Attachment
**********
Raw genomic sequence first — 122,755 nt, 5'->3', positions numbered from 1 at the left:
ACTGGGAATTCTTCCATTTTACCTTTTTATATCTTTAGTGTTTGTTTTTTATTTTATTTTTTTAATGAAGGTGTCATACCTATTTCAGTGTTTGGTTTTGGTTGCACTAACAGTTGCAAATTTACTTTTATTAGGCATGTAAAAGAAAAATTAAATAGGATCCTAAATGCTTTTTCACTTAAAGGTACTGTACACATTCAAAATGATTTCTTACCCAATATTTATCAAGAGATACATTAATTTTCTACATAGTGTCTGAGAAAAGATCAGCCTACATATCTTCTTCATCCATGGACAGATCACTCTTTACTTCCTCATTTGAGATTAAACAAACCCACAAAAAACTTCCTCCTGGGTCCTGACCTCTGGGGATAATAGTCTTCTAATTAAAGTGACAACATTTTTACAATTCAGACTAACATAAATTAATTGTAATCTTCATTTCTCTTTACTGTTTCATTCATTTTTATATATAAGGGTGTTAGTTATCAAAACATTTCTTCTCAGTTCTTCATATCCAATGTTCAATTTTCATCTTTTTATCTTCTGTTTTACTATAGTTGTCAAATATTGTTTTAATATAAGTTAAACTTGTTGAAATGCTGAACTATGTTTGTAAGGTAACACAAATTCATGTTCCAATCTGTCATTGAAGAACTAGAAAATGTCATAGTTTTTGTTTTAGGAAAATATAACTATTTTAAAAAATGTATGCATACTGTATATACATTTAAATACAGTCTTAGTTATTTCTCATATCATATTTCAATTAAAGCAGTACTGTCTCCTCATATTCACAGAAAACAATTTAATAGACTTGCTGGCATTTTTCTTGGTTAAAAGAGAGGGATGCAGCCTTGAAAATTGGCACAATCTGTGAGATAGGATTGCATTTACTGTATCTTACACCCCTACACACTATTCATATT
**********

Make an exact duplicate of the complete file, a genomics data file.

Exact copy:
Raw genomic sequence first — 122,755 nt, 5'->3', positions numbered from 1 at the left:
ACTGGGAATTCTTCCATTTTACCTTTTTATATCTTTAGTGTTTGTTTTTTATTTTATTTTTTTAATGAAGGTGTCATACCTATTTCAGTGTTTGGTTTTGGTTGCACTAACAGTTGCAAATTTACTTTTATTAGGCATGTAAAAGAAAAATTAAATAGGATCCTAAATGCTTTTTCACTTAAAGGTACTGTACACATTCAAAATGATTTCTTACCCAATATTTATCAAGAGATACATTAATTTTCTACATAGTGTCTGAGAAAAGATCAGCCTACATATCTTCTTCATCCATGGACAGATCACTCTTTACTTCCTCATTTGAGATTAAACAAACCCACAAAAAACTTCCTCCTGGGTCCTGACCTCTGGGGATAATAGTCTTCTAATTAAAGTGACAACATTTTTACAATTCAGACTAACATAAATTAATTGTAATCTTCATTTCTCTTTACTGTTTCATTCATTTTTATATATAAGGGTGTTAGTTATCAAAACATTTCTTCTCAGTTCTTCATATCCAATGTTCAATTTTCATCTTTTTATCTTCTGTTTTACTATAGTTGTCAAATATTGTTTTAATATAAGTTAAACTTGTTGAAATGCTGAACTATGTTTGTAAGGTAACACAAATTCATGTTCCAATCTGTCATTGAAGAACTAGAAAATGTCATAGTTTTTGTTTTAGGAAAATATAACTATTTTAAAAAATGTATGCATACTGTATATACATTTAAATACAGTCTTAGTTATTTCTCATATCATATTTCAATTAAAGCAGTACTGTCTCCTCATATTCACAGAAAACAATTTAATAGACTTGCTGGCATTTTTCTTGGTTAAAAGAGAGGGATGCAGCCTTGAAAATTGGCACAATCTGTGAGATAGGATTGCATTTACTGTATCTTACACCCCTACACACTATTCATATT